Ganga and Bornali: Sisters Become Friends

Ganga and Bornali

Yesterday afternoon only Ganga and Bornali were home.  Nine others had gone to an event and Rani was in the park for her afternoon walk.    I was home still recovering from my cold; teachers were gone… so it was time for some fun.  Ganga and Bornali had just been given misti doi (sweet yogurt) for afternoon snack, and per my instructions, I wanted to let them work at feeding themselves. Bornali takes her food very seriously and when the spoon became too difficult she did the only natural thing she could think of, which was to do away with the spoon and go directly to the source.

Bornali gets practical

Notice that not only has she gotten to the source, but she used her knees to tilt the tray upwards to bring the dish closer to her mouth.   A few years ago she did this with a puzzle piece.

Getting the Job Done

2008: Getting the Job Done


Bornali’s teacher was not happy with this. In the teacher’s mind, the assigned task was for Bornali to use her hands to pick up the puzzle pieces. But in Bornali’s mind, since her hands weren’t getting the job done, she used what worked for her. In her mind, the task was to pick up the piece of the puzzle. In yesterday’s task, Bornali’s understanding was that she was to eat without assistance and since she couldn’t get the spoon and her hand working right, she did what made sense to her. It seems to be what made sense to both of them.

Later in the evening Gangaand Bornali delighted in our showing the pictures.

Ganga working with her hand in 2008

The pictures from 2008 also show Ganga struggling with using her hands. I realized that she is no more able to use her hands now than in 2008. Her preferred means is her foot. Apparently she has figured out how to turn off the tv with her foot if she doesn’t like what is playing. For computer she prefers her foot.  Here she is learning from Dipak Ghosh, her role model

Learning from Dipak Ghosh, her role model

though we have just starting using a head pointer.

Hunt and Peck Ganga style

2 Comments (+add yours?)

  1. LinZi
    Jul 03, 2011 @ 18:37:02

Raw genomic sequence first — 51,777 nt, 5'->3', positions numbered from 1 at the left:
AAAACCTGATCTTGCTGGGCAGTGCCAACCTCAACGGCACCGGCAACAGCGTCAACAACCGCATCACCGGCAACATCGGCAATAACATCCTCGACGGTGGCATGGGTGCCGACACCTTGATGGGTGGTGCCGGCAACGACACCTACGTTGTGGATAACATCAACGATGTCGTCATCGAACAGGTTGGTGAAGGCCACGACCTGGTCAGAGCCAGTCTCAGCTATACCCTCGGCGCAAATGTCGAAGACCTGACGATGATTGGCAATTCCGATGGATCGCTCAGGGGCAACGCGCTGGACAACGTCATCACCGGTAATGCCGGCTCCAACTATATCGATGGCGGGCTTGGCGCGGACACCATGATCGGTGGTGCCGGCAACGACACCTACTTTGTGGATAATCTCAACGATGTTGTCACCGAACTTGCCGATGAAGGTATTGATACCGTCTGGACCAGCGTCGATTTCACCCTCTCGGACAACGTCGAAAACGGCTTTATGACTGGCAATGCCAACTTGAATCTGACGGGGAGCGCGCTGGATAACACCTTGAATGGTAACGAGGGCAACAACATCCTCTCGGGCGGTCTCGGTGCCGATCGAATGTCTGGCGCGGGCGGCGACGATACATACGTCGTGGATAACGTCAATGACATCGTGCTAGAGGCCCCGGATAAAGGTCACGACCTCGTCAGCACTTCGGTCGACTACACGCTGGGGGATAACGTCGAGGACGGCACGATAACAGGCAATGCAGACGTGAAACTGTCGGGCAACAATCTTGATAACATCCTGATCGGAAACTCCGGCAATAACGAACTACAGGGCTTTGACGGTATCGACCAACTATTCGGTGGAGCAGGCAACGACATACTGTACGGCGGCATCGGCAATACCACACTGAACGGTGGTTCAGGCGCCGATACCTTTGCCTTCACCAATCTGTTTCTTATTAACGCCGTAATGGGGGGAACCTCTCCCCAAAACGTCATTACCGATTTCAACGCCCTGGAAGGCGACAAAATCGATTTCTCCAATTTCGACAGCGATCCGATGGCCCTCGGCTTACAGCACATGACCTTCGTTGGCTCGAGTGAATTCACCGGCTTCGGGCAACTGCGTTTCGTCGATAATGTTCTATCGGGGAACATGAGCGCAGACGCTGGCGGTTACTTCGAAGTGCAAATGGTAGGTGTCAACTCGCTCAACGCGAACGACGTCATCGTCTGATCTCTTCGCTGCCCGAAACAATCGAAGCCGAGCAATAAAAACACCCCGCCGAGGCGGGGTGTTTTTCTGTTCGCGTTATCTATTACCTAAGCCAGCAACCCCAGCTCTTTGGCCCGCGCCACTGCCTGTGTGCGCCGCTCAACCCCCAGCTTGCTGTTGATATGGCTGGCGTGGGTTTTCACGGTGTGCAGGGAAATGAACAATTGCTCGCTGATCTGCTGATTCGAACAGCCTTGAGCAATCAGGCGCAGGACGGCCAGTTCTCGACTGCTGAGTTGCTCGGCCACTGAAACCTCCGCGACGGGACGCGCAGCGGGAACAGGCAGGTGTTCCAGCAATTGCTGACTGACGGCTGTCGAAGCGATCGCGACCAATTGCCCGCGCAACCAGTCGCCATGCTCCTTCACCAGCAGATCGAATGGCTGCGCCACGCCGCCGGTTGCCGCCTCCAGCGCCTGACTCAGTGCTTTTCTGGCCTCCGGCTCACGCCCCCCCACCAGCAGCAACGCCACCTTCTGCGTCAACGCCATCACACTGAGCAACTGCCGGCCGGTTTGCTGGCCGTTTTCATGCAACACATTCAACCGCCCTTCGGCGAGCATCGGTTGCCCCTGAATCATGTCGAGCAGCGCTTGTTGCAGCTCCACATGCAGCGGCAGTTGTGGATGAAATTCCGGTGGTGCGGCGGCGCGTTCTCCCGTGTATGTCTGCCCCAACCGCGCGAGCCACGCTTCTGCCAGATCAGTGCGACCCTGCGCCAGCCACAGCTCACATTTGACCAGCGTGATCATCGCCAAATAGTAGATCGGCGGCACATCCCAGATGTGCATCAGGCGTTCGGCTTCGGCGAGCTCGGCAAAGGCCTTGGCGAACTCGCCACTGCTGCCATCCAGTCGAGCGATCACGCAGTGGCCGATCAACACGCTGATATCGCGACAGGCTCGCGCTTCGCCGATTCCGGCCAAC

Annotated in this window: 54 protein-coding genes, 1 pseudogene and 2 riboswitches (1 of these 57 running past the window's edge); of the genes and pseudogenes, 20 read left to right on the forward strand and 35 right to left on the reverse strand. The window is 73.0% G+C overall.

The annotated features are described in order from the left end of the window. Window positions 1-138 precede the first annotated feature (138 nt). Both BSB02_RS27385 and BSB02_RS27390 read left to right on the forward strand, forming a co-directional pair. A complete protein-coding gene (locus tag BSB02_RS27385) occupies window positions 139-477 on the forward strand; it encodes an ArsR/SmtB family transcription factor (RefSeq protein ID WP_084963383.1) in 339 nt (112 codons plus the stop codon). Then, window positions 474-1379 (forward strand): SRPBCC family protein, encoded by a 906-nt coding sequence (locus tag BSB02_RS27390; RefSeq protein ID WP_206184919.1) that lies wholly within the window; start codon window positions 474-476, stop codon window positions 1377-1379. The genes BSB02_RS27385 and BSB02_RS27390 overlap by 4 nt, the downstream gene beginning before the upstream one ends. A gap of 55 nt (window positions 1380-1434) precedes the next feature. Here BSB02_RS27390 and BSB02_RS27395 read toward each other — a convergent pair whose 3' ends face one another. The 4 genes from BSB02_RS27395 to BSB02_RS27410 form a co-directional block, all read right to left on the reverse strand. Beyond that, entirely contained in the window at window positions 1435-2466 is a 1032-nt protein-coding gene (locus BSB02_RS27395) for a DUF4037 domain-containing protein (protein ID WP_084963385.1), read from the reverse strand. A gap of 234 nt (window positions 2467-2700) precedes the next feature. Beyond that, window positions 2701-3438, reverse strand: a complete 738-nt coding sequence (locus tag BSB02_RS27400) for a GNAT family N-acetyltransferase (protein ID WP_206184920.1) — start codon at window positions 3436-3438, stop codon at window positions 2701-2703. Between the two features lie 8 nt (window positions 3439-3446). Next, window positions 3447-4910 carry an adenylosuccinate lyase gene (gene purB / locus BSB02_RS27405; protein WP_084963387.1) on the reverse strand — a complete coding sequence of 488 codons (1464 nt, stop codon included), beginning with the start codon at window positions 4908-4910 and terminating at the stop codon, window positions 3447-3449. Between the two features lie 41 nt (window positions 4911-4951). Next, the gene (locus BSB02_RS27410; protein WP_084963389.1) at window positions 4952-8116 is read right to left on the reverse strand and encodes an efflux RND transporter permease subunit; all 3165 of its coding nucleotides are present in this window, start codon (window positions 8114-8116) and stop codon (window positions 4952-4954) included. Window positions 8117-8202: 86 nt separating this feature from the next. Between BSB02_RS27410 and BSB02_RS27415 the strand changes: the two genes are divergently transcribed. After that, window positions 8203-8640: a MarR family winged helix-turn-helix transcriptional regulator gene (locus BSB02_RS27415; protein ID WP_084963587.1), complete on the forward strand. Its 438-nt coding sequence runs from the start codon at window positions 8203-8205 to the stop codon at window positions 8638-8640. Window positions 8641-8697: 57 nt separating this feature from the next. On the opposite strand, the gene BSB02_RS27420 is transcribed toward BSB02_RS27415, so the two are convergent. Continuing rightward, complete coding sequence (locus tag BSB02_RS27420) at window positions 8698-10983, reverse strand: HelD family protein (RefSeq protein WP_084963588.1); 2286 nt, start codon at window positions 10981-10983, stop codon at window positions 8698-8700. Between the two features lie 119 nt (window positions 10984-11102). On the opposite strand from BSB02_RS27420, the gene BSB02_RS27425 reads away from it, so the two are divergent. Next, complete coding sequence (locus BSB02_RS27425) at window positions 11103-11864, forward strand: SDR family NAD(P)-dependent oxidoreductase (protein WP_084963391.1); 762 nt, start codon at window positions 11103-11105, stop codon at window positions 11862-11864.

Thanks so much for sharing about these too lovely young ladies! They are both so smart and innovative in getting what they need! It’s great you were able to have Dipak come and visit and show Ganga how he uses his foot. Is she able to use her foot on the computer or do you think the head pointer will end up working out better?

    I remember working at a hospital with a 16 year old young man with CP. While he could not talk and could move his left hand just a little, he had the best sense of humor! He also had this button he could press that said “go away!” and while he didn’t usually use it to actually tell us to go away, he found it very amusing!

    He left an impression on me as well because I realized at that point how hard it was to figure our his developmental level and treat him appropriately with his CP. Our filing system didn’t do a very good job to easily find this information, so went I went to talk to him or help him I was always wondering what “level” to talk to him on.

    Have you been able to figure that out with your girls? From my experience it seems like it can be especially difficult with CP.


  2. Dr. Michelle Harrison
    Jul 03, 2011 @ 22:52:54

    Thanks for your comment and your question. The CP absolutely gets in the way because we don’t get familiar feedback when we communicate with them, unless they have sophisticated means of assistive technologies for speech and writing. As for these two, they are at opposites. Bornali is still a very young child emotionally. She is happy with her familiar people and places. I took her out of school because she just cried and cried. She wanted to be home. Remember, these children come with major past abandonments they can’t really describe. We assume Bornalli had a family because her ears were pierced. Ganga on the other hand, is developmentally on target. She is part of the social life and environment of the older girls, often just spending time with them when they do homework, or sitting in on their classes. .Ganga is girlie, competitive and freely expresses her jealousies and wants. She watches TV with the big girls and hates children’s shows and toys. Bornali loves Barney; Ganga loves Charllie Chaplin. I guess that’s the best way to describe their differences.


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July 2011
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